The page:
“Hunt is uniquely trained and highly motivated – a specialist without equal – immune to any countermeasures. There is no secret he cannot extract, no security he cannot breach, no person he cannot become. He has most likely anticipated this very conversation and is waiting to strike in whatever direction we move. Sir, Hunt is the living manifestation of destiny – and he has made you his mission.”
- – CIA Director Hunley
Here’s what I wrote about this film in my theatrical review:
“The Impossible Mission Force (IMF) has been disbanded. CIA Director Hunley (Alec Baldwin) has made the case the unit is a dinosaur, a relic of an age gone by, its methods and its tactics causing more harm than good. William Brandt (Jeremy Renner) fought the good fight, sticking up for his fellow agents as only he could, but with so many secrets unanswered and cases unfinished this was a losing battle from the start, especially with the biggest question of them all remaining a puzzling mystery: Where is Ethan Hunt (Tom Cruise)?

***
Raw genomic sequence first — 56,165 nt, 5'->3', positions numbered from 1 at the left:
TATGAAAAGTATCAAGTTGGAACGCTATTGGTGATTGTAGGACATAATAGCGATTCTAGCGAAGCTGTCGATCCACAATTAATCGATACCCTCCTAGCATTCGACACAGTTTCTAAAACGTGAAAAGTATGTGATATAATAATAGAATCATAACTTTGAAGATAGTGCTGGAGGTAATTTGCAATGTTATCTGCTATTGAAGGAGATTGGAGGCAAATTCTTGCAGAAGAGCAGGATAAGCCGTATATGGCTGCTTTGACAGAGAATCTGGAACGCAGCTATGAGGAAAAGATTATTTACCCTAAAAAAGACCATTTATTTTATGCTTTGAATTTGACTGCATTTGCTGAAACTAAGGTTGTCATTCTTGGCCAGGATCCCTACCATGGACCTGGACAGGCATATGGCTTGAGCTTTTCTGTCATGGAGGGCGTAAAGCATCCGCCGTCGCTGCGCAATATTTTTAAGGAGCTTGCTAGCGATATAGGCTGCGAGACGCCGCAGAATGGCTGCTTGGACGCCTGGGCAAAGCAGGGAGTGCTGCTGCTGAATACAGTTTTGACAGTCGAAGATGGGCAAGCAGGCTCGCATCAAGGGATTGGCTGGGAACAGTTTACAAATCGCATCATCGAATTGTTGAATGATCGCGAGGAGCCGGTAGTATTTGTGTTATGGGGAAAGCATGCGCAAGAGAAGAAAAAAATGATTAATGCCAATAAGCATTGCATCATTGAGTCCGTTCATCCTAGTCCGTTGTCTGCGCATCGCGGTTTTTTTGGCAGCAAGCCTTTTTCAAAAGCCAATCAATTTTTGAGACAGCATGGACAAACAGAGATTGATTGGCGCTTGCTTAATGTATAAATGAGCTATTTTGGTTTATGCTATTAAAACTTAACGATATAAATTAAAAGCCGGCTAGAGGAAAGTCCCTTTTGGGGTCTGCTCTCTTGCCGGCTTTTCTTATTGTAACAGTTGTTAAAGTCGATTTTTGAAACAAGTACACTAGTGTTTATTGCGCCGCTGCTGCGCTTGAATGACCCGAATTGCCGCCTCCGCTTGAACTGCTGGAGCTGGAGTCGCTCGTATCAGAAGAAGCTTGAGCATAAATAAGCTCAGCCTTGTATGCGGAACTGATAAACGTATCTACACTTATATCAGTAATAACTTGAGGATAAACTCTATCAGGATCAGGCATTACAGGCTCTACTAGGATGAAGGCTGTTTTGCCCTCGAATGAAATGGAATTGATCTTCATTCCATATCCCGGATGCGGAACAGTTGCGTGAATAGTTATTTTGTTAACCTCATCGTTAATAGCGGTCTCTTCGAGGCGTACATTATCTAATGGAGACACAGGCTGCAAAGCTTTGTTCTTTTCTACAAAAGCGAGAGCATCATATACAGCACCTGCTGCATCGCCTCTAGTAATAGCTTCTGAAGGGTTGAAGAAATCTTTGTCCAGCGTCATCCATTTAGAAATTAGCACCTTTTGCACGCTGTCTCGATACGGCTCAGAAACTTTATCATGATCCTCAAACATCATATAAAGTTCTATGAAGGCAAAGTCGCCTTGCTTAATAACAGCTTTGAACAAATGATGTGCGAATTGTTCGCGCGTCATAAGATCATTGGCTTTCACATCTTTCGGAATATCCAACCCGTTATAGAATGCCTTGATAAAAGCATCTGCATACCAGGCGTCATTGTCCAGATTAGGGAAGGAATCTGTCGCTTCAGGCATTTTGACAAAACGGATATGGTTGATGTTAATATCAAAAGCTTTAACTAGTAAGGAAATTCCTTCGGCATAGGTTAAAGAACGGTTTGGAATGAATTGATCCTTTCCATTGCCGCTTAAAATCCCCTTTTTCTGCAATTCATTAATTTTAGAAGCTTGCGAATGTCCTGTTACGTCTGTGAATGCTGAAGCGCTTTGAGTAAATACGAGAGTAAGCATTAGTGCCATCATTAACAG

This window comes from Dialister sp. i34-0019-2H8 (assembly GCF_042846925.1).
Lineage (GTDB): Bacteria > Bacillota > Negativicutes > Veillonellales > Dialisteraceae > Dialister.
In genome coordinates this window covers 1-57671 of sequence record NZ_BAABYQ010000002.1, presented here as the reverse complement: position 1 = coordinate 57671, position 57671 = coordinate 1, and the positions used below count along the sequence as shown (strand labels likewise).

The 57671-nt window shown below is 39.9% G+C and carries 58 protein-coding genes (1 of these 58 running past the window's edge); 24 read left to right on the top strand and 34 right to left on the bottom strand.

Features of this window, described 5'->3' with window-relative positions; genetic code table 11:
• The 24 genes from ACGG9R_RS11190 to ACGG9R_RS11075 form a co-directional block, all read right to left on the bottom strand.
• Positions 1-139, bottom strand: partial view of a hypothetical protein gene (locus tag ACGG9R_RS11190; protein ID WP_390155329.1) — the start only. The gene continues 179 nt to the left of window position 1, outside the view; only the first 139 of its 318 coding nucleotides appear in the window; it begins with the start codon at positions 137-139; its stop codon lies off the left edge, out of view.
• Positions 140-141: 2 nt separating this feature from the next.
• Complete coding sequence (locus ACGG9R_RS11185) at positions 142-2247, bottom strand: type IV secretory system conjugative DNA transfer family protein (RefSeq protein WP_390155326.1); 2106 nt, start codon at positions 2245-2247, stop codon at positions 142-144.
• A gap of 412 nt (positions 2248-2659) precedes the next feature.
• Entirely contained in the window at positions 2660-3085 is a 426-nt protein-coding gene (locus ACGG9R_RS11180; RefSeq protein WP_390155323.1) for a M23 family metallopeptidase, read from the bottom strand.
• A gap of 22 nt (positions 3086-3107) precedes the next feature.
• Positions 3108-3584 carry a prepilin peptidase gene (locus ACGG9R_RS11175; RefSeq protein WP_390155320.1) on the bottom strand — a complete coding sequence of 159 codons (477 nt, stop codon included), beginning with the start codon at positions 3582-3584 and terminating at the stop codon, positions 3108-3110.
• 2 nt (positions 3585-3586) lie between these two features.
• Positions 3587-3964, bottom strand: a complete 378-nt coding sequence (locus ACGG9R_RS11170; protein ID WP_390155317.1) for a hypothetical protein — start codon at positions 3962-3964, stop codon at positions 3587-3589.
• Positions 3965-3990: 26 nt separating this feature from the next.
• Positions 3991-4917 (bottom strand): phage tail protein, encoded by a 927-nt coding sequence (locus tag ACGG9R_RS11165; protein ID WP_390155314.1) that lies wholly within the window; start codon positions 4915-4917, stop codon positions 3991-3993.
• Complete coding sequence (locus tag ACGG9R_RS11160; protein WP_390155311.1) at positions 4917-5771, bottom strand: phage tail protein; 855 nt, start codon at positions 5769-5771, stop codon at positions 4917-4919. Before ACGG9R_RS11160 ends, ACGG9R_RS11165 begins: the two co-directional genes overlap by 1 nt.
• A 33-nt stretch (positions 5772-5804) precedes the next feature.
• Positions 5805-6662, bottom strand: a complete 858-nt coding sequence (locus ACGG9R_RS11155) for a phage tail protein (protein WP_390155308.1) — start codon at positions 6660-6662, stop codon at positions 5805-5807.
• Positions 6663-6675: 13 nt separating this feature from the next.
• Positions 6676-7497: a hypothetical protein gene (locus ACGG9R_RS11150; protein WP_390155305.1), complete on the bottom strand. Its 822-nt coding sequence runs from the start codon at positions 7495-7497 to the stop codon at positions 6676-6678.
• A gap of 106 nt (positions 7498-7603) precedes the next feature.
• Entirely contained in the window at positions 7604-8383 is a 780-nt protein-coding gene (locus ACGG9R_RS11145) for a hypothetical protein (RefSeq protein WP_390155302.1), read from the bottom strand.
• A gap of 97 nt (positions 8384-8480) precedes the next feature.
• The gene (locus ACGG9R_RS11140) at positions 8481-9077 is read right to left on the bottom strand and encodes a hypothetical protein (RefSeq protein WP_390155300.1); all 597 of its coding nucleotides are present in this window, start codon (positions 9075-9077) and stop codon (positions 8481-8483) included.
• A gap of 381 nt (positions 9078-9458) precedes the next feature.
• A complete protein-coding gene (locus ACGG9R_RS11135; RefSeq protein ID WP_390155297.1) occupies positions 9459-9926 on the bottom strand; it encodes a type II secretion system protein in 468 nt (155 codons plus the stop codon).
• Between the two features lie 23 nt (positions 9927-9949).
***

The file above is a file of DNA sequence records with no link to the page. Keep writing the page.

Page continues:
The fifth entry in the popular spy vs. spy series of action spectaculars, Mission: Impossible – Rogue Nation is a relentless thriller that ends up being marvelously entertaining even if many of its signature moments and beats feel in some way repeats of events from the preceding motion pictures. Once again the IMF agents find themselves the targets of baseless accusations of conspiracy and treason. Once again they’re facing off against an impersonal Eurotrash villain (this time played by veteran Brit character actor Sean Harris). Once again Cruise does a number of his own incredible stunts making one wonder more than a little about the Hollywood superstar’s sanity.